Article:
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How this statutory benefits ruling hinged on the word “the”


November 5, 2019   by Jason Contant




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Saskatchewan’s highest court has ruled in favour of the province’s government auto insurer in a case involving statutory death benefits paid collectively to three dependant children.

The Court of Appeal for Saskatchewan’s ruling in Johnson v Saskatchewan Government Insurance, released last week, revolved around the interpretation of the province’s Automobile Accident Insurance Act (AIAA); in particular, the word “the” contained in s. 145(3) of the act.

The province’s top court ultimately dismissed the appeal from the three dependent children, who argued that each were entitled to $66,000 in death benefits, as opposed to all three of them being collectively entitled to about $66,000. The court rejected the claimants’ arguments, which turned on how to interpret the word “the” in the act, and found that SGI correctly allocated collective benefits to the children.

Plaintiffs Christine Johnson, Sherry Ross and Brennan Roberts, all under the ages of 21, were the children of Garry Johnson, who died in a motor vehicle accident on Aug. 9, 2014. They argued a Court of Queen’s Bench judge erred in his interpretation of AAIA and its regulations. Specifically, they emphasized that s. 145(3) refers to “the dependent” being entitled to receive the death benefit mentioned in s. 144 as if “the dependant were the surviving spouse of the insured.”

The plaintiffs submitted this means they are each entitled to the minimum benefit of $66,696. SGI said they were collectively entitled to a single surviving spouse benefit, as Johnson had no surviving spouse.

The Court of Queen’s Bench upheld SGI’s position. In dismissing the application to overturn the Queen’s Bench decision, Chief Justice Robert Richards of the appeal court referenced the Supreme Court of Canada decision Rizzo & Rizzo Shoes Ltd. (Re). Canada’s top court ruled that the words of an act “are to be read in their entire context and in their grammatical and ordinary sense harmoniously with the scheme of the Act, the object of the Act, and the intention of Parliament.”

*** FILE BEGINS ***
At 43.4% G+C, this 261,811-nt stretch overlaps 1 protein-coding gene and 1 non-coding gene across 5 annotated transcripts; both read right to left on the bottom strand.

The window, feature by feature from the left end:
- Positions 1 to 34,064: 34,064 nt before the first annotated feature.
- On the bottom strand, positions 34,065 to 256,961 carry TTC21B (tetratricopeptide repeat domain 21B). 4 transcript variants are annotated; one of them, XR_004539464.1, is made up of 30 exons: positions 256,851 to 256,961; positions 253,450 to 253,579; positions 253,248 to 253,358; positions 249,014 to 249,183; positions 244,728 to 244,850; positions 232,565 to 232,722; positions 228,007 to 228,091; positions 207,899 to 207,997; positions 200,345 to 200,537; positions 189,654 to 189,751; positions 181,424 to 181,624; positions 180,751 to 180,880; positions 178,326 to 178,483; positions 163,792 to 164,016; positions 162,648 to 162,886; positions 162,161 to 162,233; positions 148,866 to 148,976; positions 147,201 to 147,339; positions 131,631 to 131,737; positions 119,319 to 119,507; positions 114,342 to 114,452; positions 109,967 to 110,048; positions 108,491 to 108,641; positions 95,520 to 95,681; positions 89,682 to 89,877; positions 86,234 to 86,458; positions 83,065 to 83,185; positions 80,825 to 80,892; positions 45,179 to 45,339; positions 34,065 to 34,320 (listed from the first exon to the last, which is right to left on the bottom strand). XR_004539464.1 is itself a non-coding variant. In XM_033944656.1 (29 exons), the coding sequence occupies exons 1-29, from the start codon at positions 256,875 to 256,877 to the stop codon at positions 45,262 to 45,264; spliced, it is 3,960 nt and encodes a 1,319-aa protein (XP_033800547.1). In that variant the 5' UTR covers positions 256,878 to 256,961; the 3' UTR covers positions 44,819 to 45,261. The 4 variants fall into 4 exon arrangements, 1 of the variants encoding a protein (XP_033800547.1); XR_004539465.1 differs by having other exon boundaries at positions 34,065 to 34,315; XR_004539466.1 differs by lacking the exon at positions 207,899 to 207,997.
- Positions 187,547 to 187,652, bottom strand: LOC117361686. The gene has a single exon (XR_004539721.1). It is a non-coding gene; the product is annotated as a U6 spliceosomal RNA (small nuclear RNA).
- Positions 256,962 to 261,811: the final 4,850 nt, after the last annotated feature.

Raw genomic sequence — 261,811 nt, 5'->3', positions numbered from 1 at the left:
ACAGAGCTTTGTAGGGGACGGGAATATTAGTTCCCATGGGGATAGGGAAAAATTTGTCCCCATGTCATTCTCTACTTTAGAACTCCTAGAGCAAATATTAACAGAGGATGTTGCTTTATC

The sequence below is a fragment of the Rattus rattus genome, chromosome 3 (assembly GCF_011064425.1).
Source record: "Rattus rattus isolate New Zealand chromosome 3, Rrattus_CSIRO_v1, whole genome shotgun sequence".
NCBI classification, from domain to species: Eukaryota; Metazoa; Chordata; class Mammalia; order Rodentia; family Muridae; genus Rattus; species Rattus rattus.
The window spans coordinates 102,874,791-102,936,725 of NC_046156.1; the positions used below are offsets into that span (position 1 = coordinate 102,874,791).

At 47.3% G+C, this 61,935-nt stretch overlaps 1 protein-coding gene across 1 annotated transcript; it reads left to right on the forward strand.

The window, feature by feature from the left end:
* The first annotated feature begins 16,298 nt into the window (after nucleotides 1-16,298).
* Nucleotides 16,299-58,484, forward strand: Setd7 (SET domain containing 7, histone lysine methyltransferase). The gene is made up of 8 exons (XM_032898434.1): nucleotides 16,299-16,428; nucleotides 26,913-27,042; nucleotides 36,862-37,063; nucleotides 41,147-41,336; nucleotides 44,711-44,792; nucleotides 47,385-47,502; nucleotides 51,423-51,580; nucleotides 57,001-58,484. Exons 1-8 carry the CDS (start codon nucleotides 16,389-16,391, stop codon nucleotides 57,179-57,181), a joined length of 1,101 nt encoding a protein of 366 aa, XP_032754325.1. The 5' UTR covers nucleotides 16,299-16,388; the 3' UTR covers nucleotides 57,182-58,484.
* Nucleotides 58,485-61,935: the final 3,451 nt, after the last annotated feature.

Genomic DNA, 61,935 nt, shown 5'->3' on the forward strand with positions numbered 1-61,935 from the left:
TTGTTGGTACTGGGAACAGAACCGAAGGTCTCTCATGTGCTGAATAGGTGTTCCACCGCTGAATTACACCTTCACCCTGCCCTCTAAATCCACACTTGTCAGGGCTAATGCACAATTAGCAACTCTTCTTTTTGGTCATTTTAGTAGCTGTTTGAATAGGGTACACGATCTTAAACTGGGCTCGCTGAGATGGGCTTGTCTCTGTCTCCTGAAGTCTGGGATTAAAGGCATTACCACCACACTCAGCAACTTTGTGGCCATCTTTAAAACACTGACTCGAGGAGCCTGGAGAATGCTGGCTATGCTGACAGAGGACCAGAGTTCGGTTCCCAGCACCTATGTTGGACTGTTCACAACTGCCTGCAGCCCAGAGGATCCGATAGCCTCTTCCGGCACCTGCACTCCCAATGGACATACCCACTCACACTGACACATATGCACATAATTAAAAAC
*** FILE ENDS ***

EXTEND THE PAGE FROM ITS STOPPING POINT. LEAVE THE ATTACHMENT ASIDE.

S. 145(3) of AAIA states: “If, at the date of the accident, the surviving parent of the insured’s dependant is not entitled to the weekly death benefit set out in subsection 144(1), the dependant is entitled to the death benefit mentioned in section 144 as if the dependant were the surviving spouse of the insured.”

While that language does create some ambiguity, Richards wrote in the Saskatchewan appeal court decision, any ambiguity caused by the use of the word “the” is resolved by s. 145(6). This latter section provides that death benefits are to be paid “in the prescribed manner” when there is more than one dependant.

“As a result, s. 145(6) necessarily signals that, when there is more than one dependant, each of them is entitled to something other than the full amount of the death benefit,” Richards wrote. “That is so because, if each dependant was entitled to the full amount of the benefit, there would be no reason to include s. 145(6) in the AAIA. Each dependant would claim and be paid a death benefit in the same manner as if there was only one dependant. Thus, notwithstanding how s. 145(3) is worded, s. 145 as a whole can only reasonably be taken to mean that, when there are multiple dependants, they will share a single spousal death benefit.”

Richards said that although he takes a “somewhat different view of the AAIA than did the Queen’s Bench judge, I see no sustainable merit” in the plaintiff’s argument.

In the Queen’s Bench decision, the judge also referenced a section of The Interpretation Act (now repealed) that said “[w]ords in an enactment in the singular include the plural and words in the plural include the singular.” So, reference to “the dependant” being entitled to the death benefit must be read as meaning that “the dependants” collectively were entitled to a single benefit, he said.

“In the end, therefore, the Queen’s Bench judge found he could not accept the [plaintiff’s] arguments and concluded that SGI had properly determined the extent of their benefits,” Richards concluded.